It's an interesting question; it's something that we've tossed around. As you know we started giving guidance for AFFO payout ratio this year but it's certainly something that we're considering and we’ll evaluate over the coming quarters.
Fair enough. Maybe just changing gears quickly, John, after two months on the job, can you give us maybe a little bit of contrast on the difference of being inside the recourses working for the hotel manager. And just maybe a few things that AHIP does well and a few things that you'd like to improve on.
Well there -- Keith [ph], that's a lot of -- a lot of questions there. Matt, it's the same assets that I'm very familiar with and have been since the six years ago that we founded and started AHIP clearly a focus not on the day-to-day operations but on the focus of asset management, and the clear focus on maintaining and improving distributions to unitholders. And the deployment, the strategic deployment of capital as to in which hotels and when and that's the biggest difference really between day-to-day operations. All with the same -- all with the same view of driving the best bottom-line but clearly that's the focus over here at AHIP.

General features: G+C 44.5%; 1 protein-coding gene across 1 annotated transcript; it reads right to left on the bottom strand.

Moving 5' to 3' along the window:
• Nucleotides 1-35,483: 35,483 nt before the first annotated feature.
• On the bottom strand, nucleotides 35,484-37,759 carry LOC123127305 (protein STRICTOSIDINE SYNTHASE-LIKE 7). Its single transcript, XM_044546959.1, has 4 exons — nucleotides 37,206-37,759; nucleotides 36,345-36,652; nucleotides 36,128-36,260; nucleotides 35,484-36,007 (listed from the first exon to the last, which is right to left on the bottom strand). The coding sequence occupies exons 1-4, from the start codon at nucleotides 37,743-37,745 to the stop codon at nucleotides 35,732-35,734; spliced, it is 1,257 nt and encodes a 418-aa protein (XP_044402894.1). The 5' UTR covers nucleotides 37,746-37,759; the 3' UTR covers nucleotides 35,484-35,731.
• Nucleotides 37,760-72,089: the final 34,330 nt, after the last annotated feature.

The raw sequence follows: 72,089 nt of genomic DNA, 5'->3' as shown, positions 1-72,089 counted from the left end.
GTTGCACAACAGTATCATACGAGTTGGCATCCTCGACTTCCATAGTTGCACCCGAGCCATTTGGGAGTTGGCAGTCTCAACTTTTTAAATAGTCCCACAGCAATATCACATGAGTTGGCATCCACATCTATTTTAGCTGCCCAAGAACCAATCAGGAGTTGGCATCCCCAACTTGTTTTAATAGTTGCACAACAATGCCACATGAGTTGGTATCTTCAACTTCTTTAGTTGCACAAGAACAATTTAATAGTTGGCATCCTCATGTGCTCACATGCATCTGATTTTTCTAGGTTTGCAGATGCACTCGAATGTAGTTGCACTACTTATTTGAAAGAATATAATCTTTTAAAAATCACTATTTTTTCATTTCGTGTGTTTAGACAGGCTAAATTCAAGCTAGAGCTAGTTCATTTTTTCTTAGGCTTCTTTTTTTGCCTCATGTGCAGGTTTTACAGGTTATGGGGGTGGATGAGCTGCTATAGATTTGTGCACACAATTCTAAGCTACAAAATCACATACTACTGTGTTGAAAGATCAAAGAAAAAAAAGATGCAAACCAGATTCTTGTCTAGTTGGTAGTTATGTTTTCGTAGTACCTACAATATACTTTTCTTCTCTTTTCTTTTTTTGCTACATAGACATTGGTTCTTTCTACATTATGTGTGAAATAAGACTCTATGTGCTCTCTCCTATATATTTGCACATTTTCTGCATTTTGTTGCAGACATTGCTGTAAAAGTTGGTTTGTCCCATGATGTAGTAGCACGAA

I believe we do a lot of things well I think we've assembled amazing portfolio with great upside, but with stable incomes and great brands is in good markets that are strong markets consistent markets not the New York, Chicago, Los Angeles low cap rate expensive markets, but solid markets with great source of the business. So our objective as we've said a few times is to maintain those cash flows and improve on them and work with the brands they can deliver so much strength to our profits and our revenues and our bottom-line and we do that well here at AHIP and we have a real focus on working with our brands, the Marriott and the Hiltons of the world and working with Aimbridge on the portfolio.